Media coverage of the Arab Spring somehow depicted the U.S. as sympathetic to and supportive of the democratic protesters notwithstanding the nation's decades-long financial and military support for most of the targeted despots. That's because a central staple of American domestic propaganda about its foreign policy is that the nation is "pro-democracy" -- that's the banner under which Americans wars are typically prettified -- even though "democracy" in this regard really means "a government which serves American interests regardless of how their power is acquired," while "despot" means "a government which defies American orders even if they're democratically elected."
It's always preferable when pretenses of this sort are dropped -- the ugly truth is better than pretty lies -- and the events in the Arab world have forced the explicit relinquishment of this pro-democracy conceit. That's because one of the prime aims of America's support for Arab dictators has been to ensure that the actual views and beliefs of those nations' populations remain suppressed, because those views are often so antithetical to the perceived national interests of the U.S. government. The last thing the U.S. government has wanted (or wants now) is actual democracy in the Arab world, in large part because democracy will enable the populations' beliefs -- driven by high levels of anti-American sentiment and opposition to Israeli actions -- to be empowered rather than ignored.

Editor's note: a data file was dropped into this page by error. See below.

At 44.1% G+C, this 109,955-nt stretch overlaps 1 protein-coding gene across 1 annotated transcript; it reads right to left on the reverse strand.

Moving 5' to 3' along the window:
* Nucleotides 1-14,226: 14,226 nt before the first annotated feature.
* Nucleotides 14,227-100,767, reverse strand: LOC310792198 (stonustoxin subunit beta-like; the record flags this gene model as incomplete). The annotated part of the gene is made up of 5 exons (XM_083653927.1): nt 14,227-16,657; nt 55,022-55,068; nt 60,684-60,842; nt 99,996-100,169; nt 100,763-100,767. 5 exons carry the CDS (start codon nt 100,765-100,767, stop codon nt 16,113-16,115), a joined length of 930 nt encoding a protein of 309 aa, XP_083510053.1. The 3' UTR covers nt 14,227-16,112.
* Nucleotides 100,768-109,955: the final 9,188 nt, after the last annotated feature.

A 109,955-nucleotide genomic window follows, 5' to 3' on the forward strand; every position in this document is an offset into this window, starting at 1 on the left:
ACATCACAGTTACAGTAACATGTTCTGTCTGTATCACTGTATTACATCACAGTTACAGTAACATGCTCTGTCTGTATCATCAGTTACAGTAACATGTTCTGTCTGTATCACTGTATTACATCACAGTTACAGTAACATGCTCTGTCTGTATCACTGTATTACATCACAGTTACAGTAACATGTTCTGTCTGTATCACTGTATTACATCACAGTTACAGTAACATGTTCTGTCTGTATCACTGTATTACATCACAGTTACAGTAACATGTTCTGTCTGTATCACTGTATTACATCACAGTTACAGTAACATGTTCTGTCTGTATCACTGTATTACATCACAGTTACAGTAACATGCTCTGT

So acute is this contradiction -- between professed support for Arab democracy and the fear of what it will produce -- that America's Foreign Policy Community is now dropping the pro-freedom charade and talking openly (albeit euphemistically) about the need to oppose Arab democracy. Here is Jon Alterman, the director of the Middle East program at the Center for Strategic and International Studies and a very typical member of the National Security priesthood, writing on Friday in The New York Times about Egyptian elections (via As'ad AbuKhali):
Many in Israel and America, and even some in Egypt, fear that the elections will produce an Islamist-led government that will tear up the Egyptian-Israeli peace treaty, turn hostile to the United States, openly support Hamas and transform Egypt into a theocracy that oppresses women, Christians and secular Muslims. They see little prospect for more liberal voices to prevail, and view military dictatorship as a preferable outcome.
American interests, however, call for a different outcome, one that finds a balance -- however uneasy -- between the military authorities and Egypt's new politicians. We do not want any one side to vanquish or silence the other. And with lopsided early election results, it is especially important that the outcome not drive away Egypt's educated liberal elite, whose economic connections and know-how will be vital for attracting investment and creating jobs.
Our instinct is to search for the clarity we saw in last winter's televised celebrations. However, what Egyptians, and Americans, need issomething murkier -- not a victory, but an accommodation.